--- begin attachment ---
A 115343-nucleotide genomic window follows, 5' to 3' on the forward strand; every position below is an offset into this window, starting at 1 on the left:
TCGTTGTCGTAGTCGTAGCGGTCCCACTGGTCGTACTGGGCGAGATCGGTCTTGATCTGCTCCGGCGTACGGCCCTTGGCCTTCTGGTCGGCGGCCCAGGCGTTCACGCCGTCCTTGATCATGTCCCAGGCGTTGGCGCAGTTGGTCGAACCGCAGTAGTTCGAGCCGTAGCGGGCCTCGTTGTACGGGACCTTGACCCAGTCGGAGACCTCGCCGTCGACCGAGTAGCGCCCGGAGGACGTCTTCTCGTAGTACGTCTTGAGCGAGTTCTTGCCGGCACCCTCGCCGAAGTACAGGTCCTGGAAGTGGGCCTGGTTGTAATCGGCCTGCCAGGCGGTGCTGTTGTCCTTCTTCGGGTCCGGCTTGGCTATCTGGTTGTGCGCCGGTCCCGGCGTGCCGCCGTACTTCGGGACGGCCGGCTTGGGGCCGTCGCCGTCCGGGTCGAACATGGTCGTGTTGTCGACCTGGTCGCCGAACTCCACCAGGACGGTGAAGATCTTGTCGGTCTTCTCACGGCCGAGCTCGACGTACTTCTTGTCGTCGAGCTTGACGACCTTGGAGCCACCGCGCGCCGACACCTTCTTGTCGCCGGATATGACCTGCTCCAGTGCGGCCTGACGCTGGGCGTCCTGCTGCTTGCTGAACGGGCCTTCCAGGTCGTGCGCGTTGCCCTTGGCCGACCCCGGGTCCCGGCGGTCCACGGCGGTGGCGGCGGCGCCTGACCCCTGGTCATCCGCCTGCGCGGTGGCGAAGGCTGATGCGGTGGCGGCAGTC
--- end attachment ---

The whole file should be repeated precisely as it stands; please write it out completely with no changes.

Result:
A 115343-nucleotide genomic window follows, 5' to 3' on the forward strand; every position below is an offset into this window, starting at 1 on the left:
TCGTTGTCGTAGTCGTAGCGGTCCCACTGGTCGTACTGGGCGAGATCGGTCTTGATCTGCTCCGGCGTACGGCCCTTGGCCTTCTGGTCGGCGGCCCAGGCGTTCACGCCGTCCTTGATCATGTCCCAGGCGTTGGCGCAGTTGGTCGAACCGCAGTAGTTCGAGCCGTAGCGGGCCTCGTTGTACGGGACCTTGACCCAGTCGGAGACCTCGCCGTCGACCGAGTAGCGCCCGGAGGACGTCTTCTCGTAGTACGTCTTGAGCGAGTTCTTGCCGGCACCCTCGCCGAAGTACAGGTCCTGGAAGTGGGCCTGGTTGTAATCGGCCTGCCAGGCGGTGCTGTTGTCCTTCTTCGGGTCCGGCTTGGCTATCTGGTTGTGCGCCGGTCCCGGCGTGCCGCCGTACTTCGGGACGGCCGGCTTGGGGCCGTCGCCGTCCGGGTCGAACATGGTCGTGTTGTCGACCTGGTCGCCGAACTCCACCAGGACGGTGAAGATCTTGTCGGTCTTCTCACGGCCGAGCTCGACGTACTTCTTGTCGTCGAGCTTGACGACCTTGGAGCCACCGCGCGCCGACACCTTCTTGTCGCCGGATATGACCTGCTCCAGTGCGGCCTGACGCTGGGCGTCCTGCTGCTTGCTGAACGGGCCTTCCAGGTCGTGCGCGTTGCCCTTGGCCGACCCCGGGTCCCGGCGGTCCACGGCGGTGGCGGCGGCGCCTGACCCCTGGTCATCCGCCTGCGCGGTGGCGAAGGCTGATGCGGTGGCGGCAGTC